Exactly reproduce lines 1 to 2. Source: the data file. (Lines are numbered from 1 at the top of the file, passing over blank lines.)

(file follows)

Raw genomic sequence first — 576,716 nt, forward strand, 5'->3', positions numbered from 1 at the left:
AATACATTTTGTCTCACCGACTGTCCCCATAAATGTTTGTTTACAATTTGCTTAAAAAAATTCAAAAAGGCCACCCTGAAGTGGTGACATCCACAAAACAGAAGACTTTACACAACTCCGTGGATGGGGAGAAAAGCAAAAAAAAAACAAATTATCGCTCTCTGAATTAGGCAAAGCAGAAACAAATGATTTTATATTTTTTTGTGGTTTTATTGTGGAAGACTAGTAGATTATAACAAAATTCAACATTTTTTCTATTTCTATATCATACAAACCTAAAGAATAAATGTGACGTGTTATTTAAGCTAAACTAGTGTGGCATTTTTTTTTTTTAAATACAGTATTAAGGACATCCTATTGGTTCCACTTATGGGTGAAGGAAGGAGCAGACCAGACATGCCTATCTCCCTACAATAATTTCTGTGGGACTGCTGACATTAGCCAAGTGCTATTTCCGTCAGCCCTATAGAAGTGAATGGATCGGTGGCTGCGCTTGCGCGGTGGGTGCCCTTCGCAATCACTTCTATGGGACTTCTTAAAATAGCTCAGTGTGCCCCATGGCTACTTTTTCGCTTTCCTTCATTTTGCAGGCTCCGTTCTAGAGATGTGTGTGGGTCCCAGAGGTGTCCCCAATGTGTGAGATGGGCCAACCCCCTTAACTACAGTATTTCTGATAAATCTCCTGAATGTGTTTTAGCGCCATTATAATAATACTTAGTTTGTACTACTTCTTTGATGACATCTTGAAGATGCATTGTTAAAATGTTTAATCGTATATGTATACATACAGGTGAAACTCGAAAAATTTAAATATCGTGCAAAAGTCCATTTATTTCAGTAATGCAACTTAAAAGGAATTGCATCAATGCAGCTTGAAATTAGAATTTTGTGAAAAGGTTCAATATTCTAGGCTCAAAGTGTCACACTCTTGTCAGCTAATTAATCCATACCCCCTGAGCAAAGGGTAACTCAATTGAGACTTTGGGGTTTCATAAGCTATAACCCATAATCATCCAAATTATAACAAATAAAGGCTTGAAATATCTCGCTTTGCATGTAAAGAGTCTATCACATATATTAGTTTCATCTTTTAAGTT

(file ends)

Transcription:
Raw genomic sequence first — 576,716 nt, forward strand, 5'->3', positions numbered from 1 at the left:
AATACATTTTGTCTCACCGACTGTCCCCATAAATGTTTGTTTACAATTTGCTTAAAAAAATTCAAAAAGGCCACCCTGAAGTGGTGACATCCACAAAACAGAAGACTTTACACAACTCCGTGGATGGGGAGAAAAGCAAAAAAAAAACAAATTATCGCTCTCTGAATTAGGCAAAGCAGAAACAAATGATTTTATATTTTTTTGTGGTTTTATTGTGGAAGACTAGTAGATTATAACAAAATTCAACATTTTTTCTATTTCTATATCATACAAACCTAAAGAATAAATGTGACGTGTTATTTAAGCTAAACTAGTGTGGCATTTTTTTTTTTTAAATACAGTATTAAGGACATCCTATTGGTTCCACTTATGGGTGAAGGAAGGAGCAGACCAGACATGCCTATCTCCCTACAATAATTTCTGTGGGACTGCTGACATTAGCCAAGTGCTATTTCCGTCAGCCCTATAGAAGTGAATGGATCGGTGGCTGCGCTTGCGCGGTGGGTGCCCTTCGCAATCACTTCTATGGGACTTCTTAAAATAGCTCAGTGTGCCCCATGGCTACTTTTTCGCTTTCCTTCATTTTGCAGGCTCCGTTCTAGAGATGTGTGTGGGTCCCAGAGGTGTCCCCAATGTGTGAGATGGGCCAACCCCCTTAACTACAGTATTTCTGATAAATCTCCTGAATGTGTTTTAGCGCCATTATAATAATACTTAGTTTGTACTACTTCTTTGATGACATCTTGAAGATGCATTGTTAAAATGTTTAATCGTATATGTATACATACAGGTGAAACTCGAAAAATTTAAATATCGTGCAAAAGTCCATTTATTTCAGTAATGCAACTTAAAAGGAATTGCATCAATGCAGCTTGAAATTAGAATTTTGTGAAAAGGTTCAATATTCTAGGCTCAAAGTGTCACACTCTTGTCAGCTAATTAATCCATACCCCCTGAGCAAAGGGTAACTCAATTGAGACTTTGGGGTTTCATAAGCTATAACCCATAATCATCCAAATTATAACAAATAAAGGCTTGAAATATCTCGCTTTGCATGTAAAGAGTCTATCACATATATTAGTTTCATCTTTTAAGTT